Family businesses are concerned. Because there are plans on the table to increase the tax on the inheritance or donation of a family business.
Favorable arrangements still apply, specially designed to ensure that owners can pass their businesses on to the next generation. As a result of the schemes, for example, no or less money from the company is spent on inheritance tax if the owner dies.
The Central Planning Bureau and the Ministry of Finance have written critical reports about the schemes: they hardly achieve what they are intended for. It is therefore likely that the tax regulations will be on the formation table. D66 advocates austerity, PvdA and GroenLinks want abolition.
‘Conservation risk for companies’
According to John Fentener van Vlissingen, a retrenchment of the tax benefit would be very unwise. The entrepreneur founded the Stichting Familie Onderneming in 2012. His family is one of the largest entrepreneurial families in the Netherlands.
“Since Napoleon my family has been in companies and one of my family has been at the forefront of a company.” He fears that the continuity of family businesses will be jeopardized by austerity measures.
Bastiaan Brugman is also concerned. He has been the owner of a grass seed company since 2011, which has been around for four generations. Austerity in the BOR would “mean the end of many family businesses,” he says:
‘Sleepless nights of austerity in the BOR’
The two schemes in question are the Business Succession Scheme (BOR) – a tax exemption for family businesses and the Transfer Scheme (DSR). The purpose of the BOR and the DSR is to make it easier for a family member to continue with a business.
For example, companies up to a value of more than one million euros are fully exempt from inheritance or gift tax. For a value in excess of one million, an exemption of 83 percent applies. This is to prevent a company from running into financial difficulties after a transfer.
BOR has ‘gift effect’
But the tax exemptions miss their mark. In 2016, the Council of State called the BOR “definitely unbalanced with regard to gift and inheritance tax”. Last year, the Ministry of Finance advised in a report to the House to reduce the BOR and DSR. About the BOR: “The effectiveness of this exemption is limited, while this wealth inequality has a strong effect.”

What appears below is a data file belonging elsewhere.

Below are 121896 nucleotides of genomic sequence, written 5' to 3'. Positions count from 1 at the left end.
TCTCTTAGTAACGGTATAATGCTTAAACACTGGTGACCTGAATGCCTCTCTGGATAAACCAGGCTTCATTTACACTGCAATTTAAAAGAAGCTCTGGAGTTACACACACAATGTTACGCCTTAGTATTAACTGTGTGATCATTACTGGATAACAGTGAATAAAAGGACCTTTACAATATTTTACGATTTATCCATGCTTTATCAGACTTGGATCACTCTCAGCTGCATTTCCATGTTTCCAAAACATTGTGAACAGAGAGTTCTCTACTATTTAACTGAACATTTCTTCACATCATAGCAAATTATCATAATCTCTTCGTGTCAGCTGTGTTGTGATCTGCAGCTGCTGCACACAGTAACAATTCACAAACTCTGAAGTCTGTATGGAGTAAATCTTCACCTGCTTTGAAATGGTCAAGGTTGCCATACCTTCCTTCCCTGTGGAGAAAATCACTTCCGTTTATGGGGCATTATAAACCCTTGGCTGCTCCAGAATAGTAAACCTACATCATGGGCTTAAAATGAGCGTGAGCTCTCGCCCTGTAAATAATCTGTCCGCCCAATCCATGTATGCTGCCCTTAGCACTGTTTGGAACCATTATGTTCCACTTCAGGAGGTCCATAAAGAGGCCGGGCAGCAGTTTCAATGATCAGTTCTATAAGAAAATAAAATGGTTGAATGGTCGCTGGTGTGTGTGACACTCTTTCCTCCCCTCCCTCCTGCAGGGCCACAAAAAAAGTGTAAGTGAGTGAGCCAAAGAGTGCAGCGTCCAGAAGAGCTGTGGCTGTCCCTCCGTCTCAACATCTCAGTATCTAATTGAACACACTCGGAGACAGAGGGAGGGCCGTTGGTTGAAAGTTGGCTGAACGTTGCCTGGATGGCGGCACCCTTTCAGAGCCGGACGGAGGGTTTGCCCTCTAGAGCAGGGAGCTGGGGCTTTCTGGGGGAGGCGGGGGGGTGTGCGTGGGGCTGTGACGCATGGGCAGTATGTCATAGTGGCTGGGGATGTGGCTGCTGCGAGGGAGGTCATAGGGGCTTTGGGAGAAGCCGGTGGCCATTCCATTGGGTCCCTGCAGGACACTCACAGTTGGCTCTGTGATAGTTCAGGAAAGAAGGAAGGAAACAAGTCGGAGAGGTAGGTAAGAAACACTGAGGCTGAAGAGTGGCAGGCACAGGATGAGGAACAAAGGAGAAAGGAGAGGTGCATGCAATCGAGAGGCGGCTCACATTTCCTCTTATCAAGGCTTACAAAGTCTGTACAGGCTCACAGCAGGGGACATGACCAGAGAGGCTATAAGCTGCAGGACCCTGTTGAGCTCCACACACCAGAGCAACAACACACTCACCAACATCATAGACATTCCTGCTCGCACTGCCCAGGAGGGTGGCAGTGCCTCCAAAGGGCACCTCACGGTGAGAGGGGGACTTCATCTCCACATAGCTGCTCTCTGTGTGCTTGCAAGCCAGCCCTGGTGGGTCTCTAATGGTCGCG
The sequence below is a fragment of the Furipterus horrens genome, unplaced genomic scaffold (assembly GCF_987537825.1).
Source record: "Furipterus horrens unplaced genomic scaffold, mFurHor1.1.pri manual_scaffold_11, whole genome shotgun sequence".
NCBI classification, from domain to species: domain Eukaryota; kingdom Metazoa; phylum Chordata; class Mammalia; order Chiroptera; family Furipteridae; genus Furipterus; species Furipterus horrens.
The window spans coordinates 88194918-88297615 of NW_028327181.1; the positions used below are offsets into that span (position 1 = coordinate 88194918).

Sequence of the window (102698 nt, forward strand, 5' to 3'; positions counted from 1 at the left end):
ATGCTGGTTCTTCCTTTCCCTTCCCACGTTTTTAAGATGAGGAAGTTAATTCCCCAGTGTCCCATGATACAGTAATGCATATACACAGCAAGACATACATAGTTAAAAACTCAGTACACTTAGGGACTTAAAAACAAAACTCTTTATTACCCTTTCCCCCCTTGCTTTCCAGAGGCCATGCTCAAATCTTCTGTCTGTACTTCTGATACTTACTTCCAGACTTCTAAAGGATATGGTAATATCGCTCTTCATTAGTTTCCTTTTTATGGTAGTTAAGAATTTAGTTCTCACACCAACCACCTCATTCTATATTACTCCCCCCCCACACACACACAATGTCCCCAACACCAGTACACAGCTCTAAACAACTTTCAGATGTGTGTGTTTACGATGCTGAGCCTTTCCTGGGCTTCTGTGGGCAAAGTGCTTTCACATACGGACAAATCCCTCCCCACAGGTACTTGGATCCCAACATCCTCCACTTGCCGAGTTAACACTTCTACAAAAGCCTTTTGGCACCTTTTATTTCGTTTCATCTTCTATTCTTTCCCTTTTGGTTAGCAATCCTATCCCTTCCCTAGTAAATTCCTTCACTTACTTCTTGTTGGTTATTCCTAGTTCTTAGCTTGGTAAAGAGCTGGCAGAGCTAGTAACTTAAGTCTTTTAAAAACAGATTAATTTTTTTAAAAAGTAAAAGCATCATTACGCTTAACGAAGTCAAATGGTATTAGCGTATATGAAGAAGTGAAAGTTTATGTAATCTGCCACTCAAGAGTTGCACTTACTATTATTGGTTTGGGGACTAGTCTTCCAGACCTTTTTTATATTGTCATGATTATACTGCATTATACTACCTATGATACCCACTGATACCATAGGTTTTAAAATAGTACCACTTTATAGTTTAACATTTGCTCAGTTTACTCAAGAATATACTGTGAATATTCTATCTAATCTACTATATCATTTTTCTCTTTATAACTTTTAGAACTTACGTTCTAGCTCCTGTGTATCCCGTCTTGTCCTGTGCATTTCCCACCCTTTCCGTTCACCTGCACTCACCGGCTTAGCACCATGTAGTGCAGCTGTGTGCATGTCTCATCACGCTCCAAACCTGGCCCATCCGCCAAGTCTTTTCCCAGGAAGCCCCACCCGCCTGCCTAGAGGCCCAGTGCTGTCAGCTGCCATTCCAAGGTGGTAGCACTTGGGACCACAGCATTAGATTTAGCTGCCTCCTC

A calculation in the report shows that large family businesses in particular benefit from the BOR. Moreover, it appears that most companies have enough money to pay inheritance or gift tax even without the special scheme. According to the report, the current BOR has a “gift effect”.
‘It doesn’t get you anywhere’
Stichting Familie Onderneming and network for family businesses FBNed commissioned a study by KPMG into the consequences of the abolition of the BOR and DSR. According to Fentener van Vlissingen, the results are clear. He thinks companies will be sold or relocated abroad, where the rules are more favorable.
“The result is that unemployment will increase. VAT and corporate tax will be less, so abolition will be of no benefit to the government.” Fentener van Vlissingen also does not see austerity. “Do we have to attack the family businesses now after Covid? I don’t think so.”
It is not obvious that a new cabinet will soon completely abolish the BOR and DSR, he says News houreconomist Mathijs Bouman. “If you look at the political landscape, I don’t see that happening.” VVD and CDA want to keep the BOR.
Bouman understands that politicians are considering changes to the favorable scheme: “In the Netherlands, we levy a lot of tax on labor and less on capital. You can see that more and more thought is now being given to this.”